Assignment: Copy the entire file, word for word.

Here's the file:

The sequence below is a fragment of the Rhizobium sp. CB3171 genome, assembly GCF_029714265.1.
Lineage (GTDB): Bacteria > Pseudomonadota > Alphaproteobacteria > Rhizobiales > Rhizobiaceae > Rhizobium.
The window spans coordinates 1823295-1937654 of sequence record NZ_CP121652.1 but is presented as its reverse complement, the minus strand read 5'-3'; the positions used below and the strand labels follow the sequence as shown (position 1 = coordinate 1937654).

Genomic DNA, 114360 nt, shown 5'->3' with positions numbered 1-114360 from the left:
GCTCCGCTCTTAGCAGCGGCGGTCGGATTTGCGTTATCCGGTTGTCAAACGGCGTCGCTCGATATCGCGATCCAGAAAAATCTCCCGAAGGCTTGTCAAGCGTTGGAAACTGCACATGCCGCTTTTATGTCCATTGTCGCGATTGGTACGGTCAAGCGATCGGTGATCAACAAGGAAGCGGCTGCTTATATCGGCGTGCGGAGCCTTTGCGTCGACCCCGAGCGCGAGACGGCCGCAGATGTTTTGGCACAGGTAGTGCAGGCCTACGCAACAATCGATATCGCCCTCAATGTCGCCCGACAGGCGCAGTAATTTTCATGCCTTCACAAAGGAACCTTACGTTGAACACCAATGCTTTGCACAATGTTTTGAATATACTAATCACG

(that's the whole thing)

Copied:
The sequence below is a fragment of the Rhizobium sp. CB3171 genome, assembly GCF_029714265.1.
Lineage (GTDB): Bacteria > Pseudomonadota > Alphaproteobacteria > Rhizobiales > Rhizobiaceae > Rhizobium.
The window spans coordinates 1823295-1937654 of sequence record NZ_CP121652.1 but is presented as its reverse complement, the minus strand read 5'-3'; the positions used below and the strand labels follow the sequence as shown (position 1 = coordinate 1937654).

Genomic DNA, 114360 nt, shown 5'->3' with positions numbered 1-114360 from the left:
GCTCCGCTCTTAGCAGCGGCGGTCGGATTTGCGTTATCCGGTTGTCAAACGGCGTCGCTCGATATCGCGATCCAGAAAAATCTCCCGAAGGCTTGTCAAGCGTTGGAAACTGCACATGCCGCTTTTATGTCCATTGTCGCGATTGGTACGGTCAAGCGATCGGTGATCAACAAGGAAGCGGCTGCTTATATCGGCGTGCGGAGCCTTTGCGTCGACCCCGAGCGCGAGACGGCCGCAGATGTTTTGGCACAGGTAGTGCAGGCCTACGCAACAATCGATATCGCCCTCAATGTCGCCCGACAGGCGCAGTAATTTTCATGCCTTCACAAAGGAACCTTACGTTGAACACCAATGCTTTGCACAATGTTTTGAATATACTAATCACG